CCA, 22 percent pure arsenic combined with chromium and copper, is injected into wood at high pressure to prevent rot and insect damage. The arsenic migrates to the surface of treated wood, where it can be picked up on hands and then ingested. (This is a particular concern with children playing on playgrounds, where CCA treated wood is common.) Arsenic can also contaminate the soil under and surrounding treated wood. CCA was the most common wood preservative and pesticide used in the United States. Fortunately, as a result of consumer pressure to review its safety, the EPA and the treated wood industry agreed to a ban on CCA in outdoor wood intended for consumer use by the end of 2003.
Chronic Effect: An adverse effect on a human or animal in which symptoms recur frequently or develop slowly over a long period of time.
Chronic Exposure: Multiple exposures occurring over an extended period of time or over a significant fraction of an animal's or human's lifetime (Usually seven years to a lifetime.)
Community members purchase a share in a local organic farm's operation at the start of each growing season, or a subscription" to the farm for a set period of time. In return, members receive fresh produce directly from their grower every week during harvest season (usually June through September). Payment is usually made up front to help cover growers' costs. CSAs provide markets for small farmers, funds for farmers to start out the growing season, and inexpensive seasonal fresh (often picked that day) produce for consumers.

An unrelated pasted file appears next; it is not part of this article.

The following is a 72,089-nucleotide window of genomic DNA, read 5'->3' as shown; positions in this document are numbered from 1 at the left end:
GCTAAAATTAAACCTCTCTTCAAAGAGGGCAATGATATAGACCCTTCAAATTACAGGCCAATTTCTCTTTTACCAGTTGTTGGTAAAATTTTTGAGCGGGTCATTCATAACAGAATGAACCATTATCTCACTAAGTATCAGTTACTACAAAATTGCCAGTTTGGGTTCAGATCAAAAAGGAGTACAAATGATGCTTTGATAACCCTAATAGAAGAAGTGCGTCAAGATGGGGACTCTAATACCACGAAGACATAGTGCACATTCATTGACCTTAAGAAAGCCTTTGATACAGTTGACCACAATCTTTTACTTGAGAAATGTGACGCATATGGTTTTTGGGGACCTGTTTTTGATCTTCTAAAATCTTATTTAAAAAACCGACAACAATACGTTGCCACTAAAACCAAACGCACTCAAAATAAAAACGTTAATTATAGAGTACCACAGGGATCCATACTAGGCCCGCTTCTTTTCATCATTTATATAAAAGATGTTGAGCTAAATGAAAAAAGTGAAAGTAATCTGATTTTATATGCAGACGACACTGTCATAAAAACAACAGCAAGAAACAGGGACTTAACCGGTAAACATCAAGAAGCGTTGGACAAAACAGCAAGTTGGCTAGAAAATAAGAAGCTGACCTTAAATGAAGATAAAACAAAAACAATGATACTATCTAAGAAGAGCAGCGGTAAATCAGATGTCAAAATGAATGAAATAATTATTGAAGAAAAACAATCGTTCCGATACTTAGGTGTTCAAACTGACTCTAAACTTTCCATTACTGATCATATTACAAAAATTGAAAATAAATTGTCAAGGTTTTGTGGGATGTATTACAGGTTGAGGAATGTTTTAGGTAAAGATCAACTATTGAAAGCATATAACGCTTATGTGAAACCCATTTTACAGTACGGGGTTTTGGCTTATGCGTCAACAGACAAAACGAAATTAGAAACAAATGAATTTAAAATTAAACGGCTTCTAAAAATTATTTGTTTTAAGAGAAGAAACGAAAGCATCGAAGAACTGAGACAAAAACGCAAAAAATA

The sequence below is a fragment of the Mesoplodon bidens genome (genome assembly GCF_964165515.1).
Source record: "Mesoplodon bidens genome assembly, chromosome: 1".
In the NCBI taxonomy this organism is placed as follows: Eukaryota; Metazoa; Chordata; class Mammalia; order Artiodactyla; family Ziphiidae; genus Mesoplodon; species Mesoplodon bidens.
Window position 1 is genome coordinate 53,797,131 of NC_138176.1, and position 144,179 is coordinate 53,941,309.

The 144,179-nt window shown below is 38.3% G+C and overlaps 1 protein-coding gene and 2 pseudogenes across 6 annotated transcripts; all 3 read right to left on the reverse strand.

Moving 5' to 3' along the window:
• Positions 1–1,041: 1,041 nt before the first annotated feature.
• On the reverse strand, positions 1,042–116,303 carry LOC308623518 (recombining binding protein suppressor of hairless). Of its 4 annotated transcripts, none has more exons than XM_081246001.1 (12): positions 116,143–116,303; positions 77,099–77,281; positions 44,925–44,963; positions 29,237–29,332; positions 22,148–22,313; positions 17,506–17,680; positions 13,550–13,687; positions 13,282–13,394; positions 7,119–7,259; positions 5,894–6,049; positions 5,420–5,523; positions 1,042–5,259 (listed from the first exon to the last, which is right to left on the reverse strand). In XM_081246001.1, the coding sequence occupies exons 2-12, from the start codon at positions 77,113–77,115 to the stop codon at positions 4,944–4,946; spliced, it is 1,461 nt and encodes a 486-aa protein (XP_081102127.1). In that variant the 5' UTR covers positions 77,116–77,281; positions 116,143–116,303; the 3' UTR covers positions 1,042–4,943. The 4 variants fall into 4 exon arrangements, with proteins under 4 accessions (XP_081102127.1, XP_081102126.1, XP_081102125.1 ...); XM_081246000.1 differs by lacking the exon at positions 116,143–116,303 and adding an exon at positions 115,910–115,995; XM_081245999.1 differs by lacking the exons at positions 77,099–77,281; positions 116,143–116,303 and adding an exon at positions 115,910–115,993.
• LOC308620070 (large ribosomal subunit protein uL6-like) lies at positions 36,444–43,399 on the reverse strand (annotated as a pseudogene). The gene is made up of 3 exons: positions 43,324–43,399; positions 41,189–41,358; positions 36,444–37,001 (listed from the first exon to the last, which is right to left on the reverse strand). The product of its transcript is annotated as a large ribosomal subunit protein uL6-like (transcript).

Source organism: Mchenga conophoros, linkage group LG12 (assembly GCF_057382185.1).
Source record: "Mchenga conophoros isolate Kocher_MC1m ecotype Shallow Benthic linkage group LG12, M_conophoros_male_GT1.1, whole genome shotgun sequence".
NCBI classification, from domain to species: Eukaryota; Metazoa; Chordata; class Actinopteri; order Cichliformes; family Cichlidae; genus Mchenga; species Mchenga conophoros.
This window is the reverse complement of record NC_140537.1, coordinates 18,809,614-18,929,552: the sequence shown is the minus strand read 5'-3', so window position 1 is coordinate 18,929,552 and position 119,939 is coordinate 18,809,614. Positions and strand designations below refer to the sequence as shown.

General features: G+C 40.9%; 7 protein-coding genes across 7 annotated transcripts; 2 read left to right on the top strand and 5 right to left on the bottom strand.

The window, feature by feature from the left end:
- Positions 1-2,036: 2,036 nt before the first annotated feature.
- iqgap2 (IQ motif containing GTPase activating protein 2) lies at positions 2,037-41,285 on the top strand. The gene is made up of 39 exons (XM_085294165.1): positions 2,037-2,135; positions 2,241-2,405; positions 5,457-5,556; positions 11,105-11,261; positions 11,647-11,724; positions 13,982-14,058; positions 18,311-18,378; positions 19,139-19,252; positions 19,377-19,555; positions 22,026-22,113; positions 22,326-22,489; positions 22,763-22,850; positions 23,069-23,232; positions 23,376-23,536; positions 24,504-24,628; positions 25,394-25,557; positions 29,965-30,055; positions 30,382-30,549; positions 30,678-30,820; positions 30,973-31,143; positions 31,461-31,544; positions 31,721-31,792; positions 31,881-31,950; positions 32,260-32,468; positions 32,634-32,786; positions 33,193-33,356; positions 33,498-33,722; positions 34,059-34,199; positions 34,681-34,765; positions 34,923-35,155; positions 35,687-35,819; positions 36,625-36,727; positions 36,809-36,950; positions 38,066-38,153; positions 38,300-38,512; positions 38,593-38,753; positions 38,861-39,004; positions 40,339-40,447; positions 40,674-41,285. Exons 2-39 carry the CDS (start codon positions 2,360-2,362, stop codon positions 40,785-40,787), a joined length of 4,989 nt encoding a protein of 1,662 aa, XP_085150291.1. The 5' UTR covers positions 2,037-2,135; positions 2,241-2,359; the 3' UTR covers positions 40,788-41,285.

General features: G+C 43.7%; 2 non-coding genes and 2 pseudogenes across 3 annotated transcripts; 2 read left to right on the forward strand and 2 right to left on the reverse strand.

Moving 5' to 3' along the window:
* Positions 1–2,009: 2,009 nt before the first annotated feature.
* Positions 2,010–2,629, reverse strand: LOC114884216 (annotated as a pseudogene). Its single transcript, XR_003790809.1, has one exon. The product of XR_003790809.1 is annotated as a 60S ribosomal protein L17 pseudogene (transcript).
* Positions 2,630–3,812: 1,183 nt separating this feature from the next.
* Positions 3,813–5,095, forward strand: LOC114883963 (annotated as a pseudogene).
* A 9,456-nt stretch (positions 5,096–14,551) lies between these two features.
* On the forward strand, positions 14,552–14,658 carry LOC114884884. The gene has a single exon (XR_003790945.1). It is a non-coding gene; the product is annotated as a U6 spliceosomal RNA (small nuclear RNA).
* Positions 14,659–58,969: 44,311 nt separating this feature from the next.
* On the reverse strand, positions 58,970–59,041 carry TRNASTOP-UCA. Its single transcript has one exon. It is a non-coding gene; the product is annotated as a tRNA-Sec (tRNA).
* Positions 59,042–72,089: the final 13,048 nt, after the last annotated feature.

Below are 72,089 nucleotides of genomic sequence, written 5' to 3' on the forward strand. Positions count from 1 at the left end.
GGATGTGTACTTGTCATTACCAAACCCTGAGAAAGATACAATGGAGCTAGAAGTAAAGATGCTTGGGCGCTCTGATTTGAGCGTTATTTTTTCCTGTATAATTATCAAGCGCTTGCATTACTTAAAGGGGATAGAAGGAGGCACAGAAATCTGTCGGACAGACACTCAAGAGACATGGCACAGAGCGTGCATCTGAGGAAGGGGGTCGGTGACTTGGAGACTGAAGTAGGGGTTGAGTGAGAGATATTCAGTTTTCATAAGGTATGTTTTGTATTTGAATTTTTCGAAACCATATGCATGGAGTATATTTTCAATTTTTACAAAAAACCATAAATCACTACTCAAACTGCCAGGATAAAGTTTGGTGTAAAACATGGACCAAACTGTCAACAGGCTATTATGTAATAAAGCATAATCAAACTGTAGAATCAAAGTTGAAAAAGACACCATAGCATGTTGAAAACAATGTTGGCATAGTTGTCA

Crystalline silica is carcinogenic and acts as an eye, skin and lung irritant.
Found in: Conventional all-purpose cleaners.
A regulated term used on the labels of chemical consumer products to indicate that a few drops to one teaspoon of the product can be life-threatening if ingested
(also diethanolamine, triethanolamine and monoethanolamine)
A synthetic family of surfactants, this group of compounds is used to neutralize acids in products to make them non-irritating. Diethanolamine is slow to biodegrade and reacts with natural nitrogen oxides and sodium nitrite pollutants in the atmosphere to form diethanolnitrosamine, a suspected carcinogen.
Found in: Conventional personal care products and some detergents.
(also diethylene dioxide, diethylene ether, diethylene oxide) (not to be confused with DIOXIN)
Dioxane is a solvent classified by the EPA as a probable human carcinogen, and some research suggests that it may suppress the immune system. Dioxane is listed in the 1990 Clean Air Act as a hazardous air pollutant and is on the EPA's Community Right-to-Know list.
Found in: Conventional window cleaners and is an impurity in some ethoxylated surfactants.
A class of synthetic, phosphate-alternative compounds used to reduce calcium and magnesium hardness in water. EDTA is also used to prevent bleaching agents from becoming active before they're immersed in water and as a foaming stabilizer. EDTA does not readily biodegrade and once introduced into the general environment can re-dissolve toxic heavy metals trapped in underwater sediments, allowing them to re-enter and re-circulate in the food chain.